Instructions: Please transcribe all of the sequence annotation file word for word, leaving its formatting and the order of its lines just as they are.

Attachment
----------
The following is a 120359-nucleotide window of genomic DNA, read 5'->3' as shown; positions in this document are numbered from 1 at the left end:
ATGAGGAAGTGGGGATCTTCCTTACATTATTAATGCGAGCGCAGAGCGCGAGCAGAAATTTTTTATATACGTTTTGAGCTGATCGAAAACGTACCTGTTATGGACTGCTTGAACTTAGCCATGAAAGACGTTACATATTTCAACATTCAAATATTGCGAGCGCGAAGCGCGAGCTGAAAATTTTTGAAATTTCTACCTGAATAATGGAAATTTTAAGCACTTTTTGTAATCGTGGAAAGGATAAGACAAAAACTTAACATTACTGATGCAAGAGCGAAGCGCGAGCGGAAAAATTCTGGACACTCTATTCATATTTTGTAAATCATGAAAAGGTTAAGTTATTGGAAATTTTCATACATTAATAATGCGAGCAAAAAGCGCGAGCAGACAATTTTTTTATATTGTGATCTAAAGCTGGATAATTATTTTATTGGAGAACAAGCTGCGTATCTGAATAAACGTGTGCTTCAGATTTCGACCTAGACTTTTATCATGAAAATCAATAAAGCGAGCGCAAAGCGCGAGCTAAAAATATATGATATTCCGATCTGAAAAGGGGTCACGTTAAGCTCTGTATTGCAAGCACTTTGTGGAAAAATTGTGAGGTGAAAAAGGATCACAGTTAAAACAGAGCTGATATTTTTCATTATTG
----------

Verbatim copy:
The following is a 120359-nucleotide window of genomic DNA, read 5'->3' as shown; positions in this document are numbered from 1 at the left end:
ATGAGGAAGTGGGGATCTTCCTTACATTATTAATGCGAGCGCAGAGCGCGAGCAGAAATTTTTTATATACGTTTTGAGCTGATCGAAAACGTACCTGTTATGGACTGCTTGAACTTAGCCATGAAAGACGTTACATATTTCAACATTCAAATATTGCGAGCGCGAAGCGCGAGCTGAAAATTTTTGAAATTTCTACCTGAATAATGGAAATTTTAAGCACTTTTTGTAATCGTGGAAAGGATAAGACAAAAACTTAACATTACTGATGCAAGAGCGAAGCGCGAGCGGAAAAATTCTGGACACTCTATTCATATTTTGTAAATCATGAAAAGGTTAAGTTATTGGAAATTTTCATACATTAATAATGCGAGCAAAAAGCGCGAGCAGACAATTTTTTTATATTGTGATCTAAAGCTGGATAATTATTTTATTGGAGAACAAGCTGCGTATCTGAATAAACGTGTGCTTCAGATTTCGACCTAGACTTTTATCATGAAAATCAATAAAGCGAGCGCAAAGCGCGAGCTAAAAATATATGATATTCCGATCTGAAAAGGGGTCACGTTAAGCTCTGTATTGCAAGCACTTTGTGGAAAAATTGTGAGGTGAAAAAGGATCACAGTTAAAACAGAGCTGATATTTTTCATTATTG